An award-winning first responder team has suspended its activity in a row over training.
Barmouth Community First Responders said it was “with great sadness” that they have to close their Facebook page and suspend their activities.
The team received the prestigious Queen’s Award for Voluntary Service award in 2022 for their hard work during the Covid pandemic helping the elderly and vulnerable by delivering food parcels and prescriptions. Also last year team members Scott Moncrieff and Damian Williams represented the team at a Buckingham Palace garden party last year, given to thank members of their public for their extraordinary work in their local communities.
Posting the decision to cease Barmouth Community First Responders, Scott said: “It’s with great sadness that we have to close the Barmouth responder Facebook page, and suspend the team activities.
“Over the past 15+ years the team has had its members come and go due to personal and private reasons. Unfortunately like other teams along the coast we have struggled for members. We were running the team with basically two members.
“I had to stand down for a period of time due to a serious medical condition that restricted my fitness to undertake certain tasks, likewise with Damian Williams working full-time in an industry that became extremely busy during the summer months, we both found it difficult if not sometimes unmanageable to undertake the amount of courses and requirements that the ambulance service were asking ourselves to undertake.
“After long deliberation, and chatting with Damian, it was decided the team could no longer go on with such demands being asked of us with the ongoing training.
“This was a difficult decision to come to, but after a conversation with the ambulance service yesterday (Thursday, 26 October) informing both Damian and myself that we had to reapply to become responders and undergo full training, enough was enough. They need to understand that we both run businesses and our time is also precious to ourselves. The training is unpaid and lasts a week. This does not take into consideration the continuing refresher training, and other course work that has to be done online, and attending other training sessions.
“We are fully aware that training is necessary to keep our skills updated. This was never the problem, the problem was most of this was during the summer months with what seemed to be a lack of understanding or sympathy. Taking a week out of work that would have been unpaid is simply not manageable having a family to support.
“Sadly, this felt like just another let down in regards to the years of service that the Barmouth team had put in. Several years ago we had fantastic support and understanding, but like everything in life people move on and that support and understanding seemed to fall away.
“During Covid the team offered our community a prescription delivery service that subsequently got the team the Queen’s Award for Voluntary Service. Damian and I attended Buckingham Palace to receive thanks. However the team did not receive any recognition from the ambulance service or even a letter of and congratulations for becoming the first community first responder team to receive such an award.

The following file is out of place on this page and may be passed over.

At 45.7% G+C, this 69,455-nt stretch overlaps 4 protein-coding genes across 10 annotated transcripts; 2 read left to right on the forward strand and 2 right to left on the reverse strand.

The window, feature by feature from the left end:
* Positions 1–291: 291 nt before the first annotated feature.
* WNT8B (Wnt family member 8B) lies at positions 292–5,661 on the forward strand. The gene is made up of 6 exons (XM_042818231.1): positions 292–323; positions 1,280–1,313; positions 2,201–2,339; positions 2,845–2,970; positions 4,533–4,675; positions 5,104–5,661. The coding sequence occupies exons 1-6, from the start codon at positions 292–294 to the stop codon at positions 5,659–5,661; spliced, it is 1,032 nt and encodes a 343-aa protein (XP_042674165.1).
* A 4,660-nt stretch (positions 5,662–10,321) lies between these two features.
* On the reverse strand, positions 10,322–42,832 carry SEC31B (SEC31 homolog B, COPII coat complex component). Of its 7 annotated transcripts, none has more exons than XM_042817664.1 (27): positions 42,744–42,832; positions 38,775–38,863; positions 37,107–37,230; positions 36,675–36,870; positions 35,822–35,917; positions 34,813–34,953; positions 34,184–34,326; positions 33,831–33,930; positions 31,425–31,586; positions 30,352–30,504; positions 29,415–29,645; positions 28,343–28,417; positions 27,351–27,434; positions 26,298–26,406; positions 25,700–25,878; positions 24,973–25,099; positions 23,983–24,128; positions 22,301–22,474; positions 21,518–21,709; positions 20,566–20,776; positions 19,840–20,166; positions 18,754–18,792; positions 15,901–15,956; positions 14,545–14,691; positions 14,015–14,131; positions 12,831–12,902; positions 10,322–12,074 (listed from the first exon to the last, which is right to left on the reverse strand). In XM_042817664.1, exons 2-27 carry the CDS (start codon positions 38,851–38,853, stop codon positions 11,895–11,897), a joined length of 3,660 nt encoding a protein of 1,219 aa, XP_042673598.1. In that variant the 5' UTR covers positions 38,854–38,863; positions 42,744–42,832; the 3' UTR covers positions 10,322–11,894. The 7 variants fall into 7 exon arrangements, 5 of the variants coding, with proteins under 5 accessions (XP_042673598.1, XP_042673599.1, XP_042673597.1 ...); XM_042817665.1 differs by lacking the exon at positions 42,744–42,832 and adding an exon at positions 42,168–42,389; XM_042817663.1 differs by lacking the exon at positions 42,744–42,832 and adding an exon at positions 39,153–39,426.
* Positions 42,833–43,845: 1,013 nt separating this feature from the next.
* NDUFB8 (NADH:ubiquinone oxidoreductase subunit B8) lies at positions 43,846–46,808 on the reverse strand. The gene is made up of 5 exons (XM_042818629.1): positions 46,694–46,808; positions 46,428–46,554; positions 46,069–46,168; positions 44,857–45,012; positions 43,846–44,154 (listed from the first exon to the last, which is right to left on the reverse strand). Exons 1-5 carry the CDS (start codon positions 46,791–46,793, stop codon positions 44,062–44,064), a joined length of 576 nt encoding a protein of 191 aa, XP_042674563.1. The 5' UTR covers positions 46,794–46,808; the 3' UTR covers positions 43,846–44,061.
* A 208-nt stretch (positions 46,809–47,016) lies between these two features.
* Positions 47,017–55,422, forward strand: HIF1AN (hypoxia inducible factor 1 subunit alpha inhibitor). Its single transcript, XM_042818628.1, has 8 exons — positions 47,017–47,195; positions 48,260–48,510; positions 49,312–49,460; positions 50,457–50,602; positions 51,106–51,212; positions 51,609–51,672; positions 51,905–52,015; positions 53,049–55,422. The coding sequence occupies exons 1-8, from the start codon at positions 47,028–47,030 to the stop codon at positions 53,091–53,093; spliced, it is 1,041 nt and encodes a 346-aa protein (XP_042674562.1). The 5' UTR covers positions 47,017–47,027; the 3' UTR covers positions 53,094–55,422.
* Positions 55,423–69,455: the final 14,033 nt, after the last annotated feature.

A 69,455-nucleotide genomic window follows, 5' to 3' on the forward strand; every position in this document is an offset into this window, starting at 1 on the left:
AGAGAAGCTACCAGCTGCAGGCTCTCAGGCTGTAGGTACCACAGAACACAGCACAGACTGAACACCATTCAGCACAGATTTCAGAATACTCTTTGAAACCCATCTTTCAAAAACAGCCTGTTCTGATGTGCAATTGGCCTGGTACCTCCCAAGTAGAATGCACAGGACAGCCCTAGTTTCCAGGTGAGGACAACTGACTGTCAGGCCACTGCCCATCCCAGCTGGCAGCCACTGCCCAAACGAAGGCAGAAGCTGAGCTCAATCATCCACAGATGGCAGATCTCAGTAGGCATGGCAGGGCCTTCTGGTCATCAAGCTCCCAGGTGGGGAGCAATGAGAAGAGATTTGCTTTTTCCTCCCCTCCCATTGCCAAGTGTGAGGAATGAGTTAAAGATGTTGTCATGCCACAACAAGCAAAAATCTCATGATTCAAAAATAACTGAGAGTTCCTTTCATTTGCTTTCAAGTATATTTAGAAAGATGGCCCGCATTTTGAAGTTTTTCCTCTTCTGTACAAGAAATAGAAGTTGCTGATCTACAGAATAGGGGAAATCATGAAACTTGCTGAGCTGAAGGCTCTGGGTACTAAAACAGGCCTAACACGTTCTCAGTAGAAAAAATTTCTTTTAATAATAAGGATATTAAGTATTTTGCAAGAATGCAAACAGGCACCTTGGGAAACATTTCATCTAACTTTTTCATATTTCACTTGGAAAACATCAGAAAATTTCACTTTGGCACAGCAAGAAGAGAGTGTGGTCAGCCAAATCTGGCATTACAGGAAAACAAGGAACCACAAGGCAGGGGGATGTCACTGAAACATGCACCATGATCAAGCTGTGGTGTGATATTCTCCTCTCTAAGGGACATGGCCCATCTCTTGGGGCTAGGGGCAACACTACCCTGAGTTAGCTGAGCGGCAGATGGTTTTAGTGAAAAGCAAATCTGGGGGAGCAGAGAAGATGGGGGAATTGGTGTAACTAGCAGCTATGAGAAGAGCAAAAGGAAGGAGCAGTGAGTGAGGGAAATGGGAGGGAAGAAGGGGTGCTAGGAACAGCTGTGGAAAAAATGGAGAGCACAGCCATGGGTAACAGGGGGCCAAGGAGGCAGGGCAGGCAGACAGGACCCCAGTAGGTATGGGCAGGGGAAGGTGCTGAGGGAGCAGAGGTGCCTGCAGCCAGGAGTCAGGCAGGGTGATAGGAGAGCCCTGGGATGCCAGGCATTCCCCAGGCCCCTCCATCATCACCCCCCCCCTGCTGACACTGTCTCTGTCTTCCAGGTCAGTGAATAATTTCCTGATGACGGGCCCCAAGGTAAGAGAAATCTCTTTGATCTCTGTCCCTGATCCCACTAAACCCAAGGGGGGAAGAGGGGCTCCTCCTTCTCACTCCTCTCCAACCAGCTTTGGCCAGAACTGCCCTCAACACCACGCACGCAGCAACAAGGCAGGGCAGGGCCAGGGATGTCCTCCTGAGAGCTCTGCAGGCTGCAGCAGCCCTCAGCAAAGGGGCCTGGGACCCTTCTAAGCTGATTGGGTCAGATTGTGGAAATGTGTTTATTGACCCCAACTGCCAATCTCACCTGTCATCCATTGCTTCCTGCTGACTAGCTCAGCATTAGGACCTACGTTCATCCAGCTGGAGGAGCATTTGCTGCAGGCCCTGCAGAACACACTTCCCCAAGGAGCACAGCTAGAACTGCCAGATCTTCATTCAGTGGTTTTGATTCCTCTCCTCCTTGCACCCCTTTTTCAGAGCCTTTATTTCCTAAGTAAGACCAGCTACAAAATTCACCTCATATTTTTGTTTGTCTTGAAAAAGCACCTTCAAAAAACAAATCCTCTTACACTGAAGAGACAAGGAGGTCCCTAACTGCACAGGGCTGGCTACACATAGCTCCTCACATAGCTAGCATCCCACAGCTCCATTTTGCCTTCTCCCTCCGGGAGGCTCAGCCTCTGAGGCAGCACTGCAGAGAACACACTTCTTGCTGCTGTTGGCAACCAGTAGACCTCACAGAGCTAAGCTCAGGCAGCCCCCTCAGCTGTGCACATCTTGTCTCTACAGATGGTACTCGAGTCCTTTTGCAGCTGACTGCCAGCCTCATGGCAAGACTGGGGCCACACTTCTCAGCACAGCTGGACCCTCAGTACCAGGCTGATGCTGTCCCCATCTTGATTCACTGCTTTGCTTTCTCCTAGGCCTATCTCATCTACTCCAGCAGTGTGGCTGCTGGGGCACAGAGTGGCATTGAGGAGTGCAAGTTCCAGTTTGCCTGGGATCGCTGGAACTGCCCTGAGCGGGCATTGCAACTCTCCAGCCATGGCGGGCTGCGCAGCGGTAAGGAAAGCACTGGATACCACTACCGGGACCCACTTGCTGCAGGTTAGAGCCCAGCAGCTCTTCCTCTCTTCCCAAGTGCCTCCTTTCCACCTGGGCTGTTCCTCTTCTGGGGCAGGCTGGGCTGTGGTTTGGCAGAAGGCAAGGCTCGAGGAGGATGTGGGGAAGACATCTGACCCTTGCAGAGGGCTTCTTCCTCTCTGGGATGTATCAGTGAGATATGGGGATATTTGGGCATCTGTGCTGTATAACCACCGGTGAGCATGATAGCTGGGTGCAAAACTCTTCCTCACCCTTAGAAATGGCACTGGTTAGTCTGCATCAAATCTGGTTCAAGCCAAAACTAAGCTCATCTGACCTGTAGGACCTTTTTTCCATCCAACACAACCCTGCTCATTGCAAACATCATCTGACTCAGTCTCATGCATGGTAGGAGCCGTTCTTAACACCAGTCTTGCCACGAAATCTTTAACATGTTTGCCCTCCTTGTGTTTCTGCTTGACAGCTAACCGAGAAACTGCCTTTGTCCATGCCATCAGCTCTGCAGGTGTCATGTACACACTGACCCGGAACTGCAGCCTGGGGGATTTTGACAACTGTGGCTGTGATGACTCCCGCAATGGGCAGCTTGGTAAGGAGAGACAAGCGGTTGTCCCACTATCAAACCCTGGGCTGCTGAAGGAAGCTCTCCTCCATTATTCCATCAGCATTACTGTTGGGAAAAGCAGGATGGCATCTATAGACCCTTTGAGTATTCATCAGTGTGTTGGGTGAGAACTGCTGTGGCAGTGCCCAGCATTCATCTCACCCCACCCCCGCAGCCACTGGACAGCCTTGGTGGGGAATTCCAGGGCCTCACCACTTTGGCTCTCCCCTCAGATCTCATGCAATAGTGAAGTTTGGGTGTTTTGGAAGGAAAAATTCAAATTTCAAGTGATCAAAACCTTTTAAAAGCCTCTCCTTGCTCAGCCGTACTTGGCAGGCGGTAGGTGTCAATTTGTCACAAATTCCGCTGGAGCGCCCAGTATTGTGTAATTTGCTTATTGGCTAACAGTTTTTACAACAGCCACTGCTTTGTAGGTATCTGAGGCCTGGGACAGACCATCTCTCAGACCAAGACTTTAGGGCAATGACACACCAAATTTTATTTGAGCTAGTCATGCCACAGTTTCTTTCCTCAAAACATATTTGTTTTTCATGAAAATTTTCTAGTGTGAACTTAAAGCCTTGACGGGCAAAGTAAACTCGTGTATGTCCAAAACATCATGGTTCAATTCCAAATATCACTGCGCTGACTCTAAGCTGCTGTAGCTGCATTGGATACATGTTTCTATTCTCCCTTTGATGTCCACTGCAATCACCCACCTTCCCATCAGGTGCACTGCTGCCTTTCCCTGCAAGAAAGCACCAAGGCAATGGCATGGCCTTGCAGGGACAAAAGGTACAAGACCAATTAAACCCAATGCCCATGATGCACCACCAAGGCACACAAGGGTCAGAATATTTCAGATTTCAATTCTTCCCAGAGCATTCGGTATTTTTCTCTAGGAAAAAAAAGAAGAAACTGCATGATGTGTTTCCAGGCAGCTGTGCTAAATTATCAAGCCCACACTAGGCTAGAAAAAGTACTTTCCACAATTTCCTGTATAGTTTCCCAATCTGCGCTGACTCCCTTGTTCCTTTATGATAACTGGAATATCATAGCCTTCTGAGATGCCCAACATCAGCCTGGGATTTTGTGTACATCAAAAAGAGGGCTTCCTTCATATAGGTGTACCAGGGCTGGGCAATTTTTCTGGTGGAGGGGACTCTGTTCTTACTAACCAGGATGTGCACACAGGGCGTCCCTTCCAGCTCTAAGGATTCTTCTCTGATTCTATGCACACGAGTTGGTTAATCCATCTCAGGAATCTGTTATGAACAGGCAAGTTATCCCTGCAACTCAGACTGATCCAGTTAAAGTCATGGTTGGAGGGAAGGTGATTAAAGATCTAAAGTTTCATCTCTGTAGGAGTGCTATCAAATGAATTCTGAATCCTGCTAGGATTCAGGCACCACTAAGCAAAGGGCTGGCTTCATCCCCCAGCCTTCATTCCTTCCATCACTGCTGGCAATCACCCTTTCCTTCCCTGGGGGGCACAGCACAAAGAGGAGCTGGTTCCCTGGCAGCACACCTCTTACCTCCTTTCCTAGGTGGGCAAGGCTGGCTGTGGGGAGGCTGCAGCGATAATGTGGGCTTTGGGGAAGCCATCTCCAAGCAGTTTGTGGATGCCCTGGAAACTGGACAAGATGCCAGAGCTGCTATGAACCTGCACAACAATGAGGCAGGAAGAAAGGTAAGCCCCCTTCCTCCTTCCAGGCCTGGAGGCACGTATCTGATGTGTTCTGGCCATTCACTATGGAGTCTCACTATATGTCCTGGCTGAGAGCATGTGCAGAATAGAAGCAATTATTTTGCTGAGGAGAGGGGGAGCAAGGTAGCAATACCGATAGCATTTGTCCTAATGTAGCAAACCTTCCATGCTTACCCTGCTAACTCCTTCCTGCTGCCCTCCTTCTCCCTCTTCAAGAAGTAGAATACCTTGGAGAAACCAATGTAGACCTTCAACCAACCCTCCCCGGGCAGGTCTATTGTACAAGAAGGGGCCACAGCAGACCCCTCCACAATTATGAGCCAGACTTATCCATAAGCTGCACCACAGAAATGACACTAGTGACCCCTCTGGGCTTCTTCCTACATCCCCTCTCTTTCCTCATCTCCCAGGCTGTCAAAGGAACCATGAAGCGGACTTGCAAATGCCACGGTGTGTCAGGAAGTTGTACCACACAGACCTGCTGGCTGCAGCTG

“If the ambulance service intends to continue and expand the first responder voluntary service they seriously need to look at the demands and requests they are putting on volunteers! It is clear that the ambulance service itself is just not coping with the amount of work they are being asked to do and with communities like ourselves being stripped of our resources, community first responder teams will become vitally important. I urge the ambulance service to consider the direction they are taking.
“We hope that in the future a new first responder team will be set up in town to cover our community and its surroundings. As ex-first responders we will be happy to offer any support that is required to help the team along, with any advice we can offer.”
Scott said he and Damian and other first responders from the area may still be able to offer support to the community.
“It’s early days but watch this space,” he added.
The Welsh Ambulance Service thanked the team and stressed the importance of up-to-date training.
Lee Brooks, Executive Director of Operations at the Welsh Ambulance Service, said: “Our volunteers are an important cog in the Welsh Ambulance Service wheel adding value to local communities.
“A growing number of volunteers give up their time to support the Welsh Ambulance Service.
“Volunteer Car Service Drivers use their own vehicles to transport people to routine hospital appointments, while Community First Responders attend 999 calls and administer first aid in the precious first minutes before an ambulance arrives.
“As a Trust, we strive for first-class clinical care, always.
“It’s really important for Community First Responders in particular to ensure they’re up-to-date with all of the relevant training, given that they’re delivering care to often very unwell patients.
“We expect this as a Trust and our communities expect it too.
“We respect the decision of our Barmouth colleagues to stand down and would like to extend a huge thanks for their hard work and commitment while responding, as well as their offer to support new volunteers in the future.
“Meanwhile, we’re making good progress against our Volunteer Strategy, which sets out how we will better integrate volunteers into our workforce and how we will better support them to deliver the role.”